Psychology Anti Stress Day

Lauren Ulrich, Editor In Chief

Last Thursday in the upper commons of Rolla High School, students could be seen meditating on yoga mats, petting poodles, and making sculptures out of play-doh. The peculiar scene was part of the AP Psychology class’s unit on stress and health. 

AP Psychology teacher Amanda Engelke calls the event “destress stations day.” 

“We talk about different sources of stress and how people have different responses to stressors that they have in their life. We’re working on stress management techniques, so there’s stations set up throughout the commons and each one is based on some proven method to manage stress,” Engelke said. 

The destress stations included yoga, therapy dogs, guided meditation, a sensory station with Plato, coloring, a gratitude journal station, reading, and exercise. 

“The feedback I’ve been getting so far has been really positive. I think the variety of stations is helpful too. Some students will really like one activity more than others. The therapy dog station is really popular,” Engelke said. 

During psychology class periods on Thursday, students rotated from station to station trying different stress management exercises. The two therapy dogs, in particular, always had a crowd of adoring students around them.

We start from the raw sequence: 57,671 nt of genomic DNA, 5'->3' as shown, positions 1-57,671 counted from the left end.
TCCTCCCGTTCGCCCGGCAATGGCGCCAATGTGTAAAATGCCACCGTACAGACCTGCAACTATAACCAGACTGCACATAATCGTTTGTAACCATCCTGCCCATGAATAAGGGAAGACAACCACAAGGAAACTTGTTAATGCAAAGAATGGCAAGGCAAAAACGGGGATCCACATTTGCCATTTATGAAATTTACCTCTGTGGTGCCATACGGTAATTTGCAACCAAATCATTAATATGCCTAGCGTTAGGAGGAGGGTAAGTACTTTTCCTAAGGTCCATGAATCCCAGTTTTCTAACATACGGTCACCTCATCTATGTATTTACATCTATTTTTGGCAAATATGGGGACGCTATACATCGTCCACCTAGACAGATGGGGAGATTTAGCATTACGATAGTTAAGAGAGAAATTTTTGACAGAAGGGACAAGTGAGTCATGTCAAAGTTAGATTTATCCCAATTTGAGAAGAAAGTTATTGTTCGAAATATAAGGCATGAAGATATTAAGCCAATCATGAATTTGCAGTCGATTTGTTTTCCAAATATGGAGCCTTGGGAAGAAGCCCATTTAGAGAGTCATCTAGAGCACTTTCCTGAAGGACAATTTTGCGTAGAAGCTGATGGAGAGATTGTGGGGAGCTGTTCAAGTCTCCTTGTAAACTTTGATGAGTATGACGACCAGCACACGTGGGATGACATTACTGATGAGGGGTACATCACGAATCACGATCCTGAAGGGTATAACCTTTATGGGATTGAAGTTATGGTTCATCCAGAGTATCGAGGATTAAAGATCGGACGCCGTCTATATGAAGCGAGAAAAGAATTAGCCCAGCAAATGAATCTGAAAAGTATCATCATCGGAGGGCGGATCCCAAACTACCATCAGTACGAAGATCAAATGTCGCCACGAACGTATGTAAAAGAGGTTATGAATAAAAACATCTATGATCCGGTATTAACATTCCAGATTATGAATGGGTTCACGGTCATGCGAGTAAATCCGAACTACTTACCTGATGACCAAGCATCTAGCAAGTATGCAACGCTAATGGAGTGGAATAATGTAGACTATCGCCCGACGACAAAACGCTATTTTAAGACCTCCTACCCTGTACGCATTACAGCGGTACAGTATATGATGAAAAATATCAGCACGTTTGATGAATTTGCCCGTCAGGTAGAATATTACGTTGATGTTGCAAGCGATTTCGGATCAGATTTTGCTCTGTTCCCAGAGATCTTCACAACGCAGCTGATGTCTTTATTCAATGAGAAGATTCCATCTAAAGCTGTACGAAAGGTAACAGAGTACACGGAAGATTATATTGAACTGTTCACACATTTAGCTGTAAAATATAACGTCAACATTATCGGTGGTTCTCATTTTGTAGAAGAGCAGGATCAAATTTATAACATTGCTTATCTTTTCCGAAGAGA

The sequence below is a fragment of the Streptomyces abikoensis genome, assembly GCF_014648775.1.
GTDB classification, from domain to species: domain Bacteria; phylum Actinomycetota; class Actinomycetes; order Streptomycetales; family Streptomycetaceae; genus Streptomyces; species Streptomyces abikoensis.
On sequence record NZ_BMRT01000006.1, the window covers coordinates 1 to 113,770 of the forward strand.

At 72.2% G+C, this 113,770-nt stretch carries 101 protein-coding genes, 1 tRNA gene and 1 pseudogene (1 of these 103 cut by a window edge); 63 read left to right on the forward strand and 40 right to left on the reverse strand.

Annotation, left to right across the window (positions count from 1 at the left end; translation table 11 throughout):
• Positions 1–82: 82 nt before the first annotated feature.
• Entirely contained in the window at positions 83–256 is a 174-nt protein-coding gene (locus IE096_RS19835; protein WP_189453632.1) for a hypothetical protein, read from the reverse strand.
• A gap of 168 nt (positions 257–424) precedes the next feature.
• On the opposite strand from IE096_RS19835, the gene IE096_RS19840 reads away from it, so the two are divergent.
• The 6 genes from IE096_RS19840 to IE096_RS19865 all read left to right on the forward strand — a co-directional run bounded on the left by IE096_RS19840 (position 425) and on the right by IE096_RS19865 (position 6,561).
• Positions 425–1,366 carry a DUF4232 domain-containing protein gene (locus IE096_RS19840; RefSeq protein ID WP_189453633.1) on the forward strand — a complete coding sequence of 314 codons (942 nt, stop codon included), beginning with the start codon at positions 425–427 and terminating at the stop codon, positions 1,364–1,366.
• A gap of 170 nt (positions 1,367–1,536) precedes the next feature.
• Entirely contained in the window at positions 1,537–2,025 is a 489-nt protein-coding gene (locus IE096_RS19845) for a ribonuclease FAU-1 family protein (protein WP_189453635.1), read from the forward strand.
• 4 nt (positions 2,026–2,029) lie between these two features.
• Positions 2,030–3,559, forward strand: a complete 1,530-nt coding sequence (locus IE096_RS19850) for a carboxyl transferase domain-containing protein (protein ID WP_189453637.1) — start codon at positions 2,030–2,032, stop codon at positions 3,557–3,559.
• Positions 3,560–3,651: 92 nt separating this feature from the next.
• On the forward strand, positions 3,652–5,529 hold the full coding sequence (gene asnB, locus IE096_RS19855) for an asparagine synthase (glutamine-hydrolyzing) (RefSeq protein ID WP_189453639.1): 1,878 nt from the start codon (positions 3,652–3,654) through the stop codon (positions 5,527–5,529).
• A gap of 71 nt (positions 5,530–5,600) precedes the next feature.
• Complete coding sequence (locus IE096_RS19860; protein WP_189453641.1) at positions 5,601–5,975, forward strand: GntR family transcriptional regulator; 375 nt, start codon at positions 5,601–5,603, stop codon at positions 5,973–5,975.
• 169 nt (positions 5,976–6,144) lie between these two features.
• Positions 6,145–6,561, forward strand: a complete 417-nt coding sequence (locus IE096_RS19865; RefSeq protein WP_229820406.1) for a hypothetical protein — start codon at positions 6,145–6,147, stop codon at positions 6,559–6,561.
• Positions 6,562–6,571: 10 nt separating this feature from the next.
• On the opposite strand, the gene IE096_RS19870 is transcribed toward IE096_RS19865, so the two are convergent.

“It’s one of my favorite days, and the kids all seem to really like it as well. They all tell me we need to do it more often,” Engelke said.

By experiencing different stress management techniques, Engelke hopes students can not only gain more in-depth understanding of their coursework but also find what technique benefits their own mental health.

“I think some of us don’t realize that how we process stressors in our life is a skill that we can get better at. Usually when we’re overwhelmed with stressful events it’s either because we’re processing them as a threat instead of as a challenge that we can overcome and a growing opportunity,” Engelke said. “We’re all going to have stressors, those are not going to go away. Learning how to navigate that and figure out a technique that works well for them–that’s what I hope they can walk away from this with.”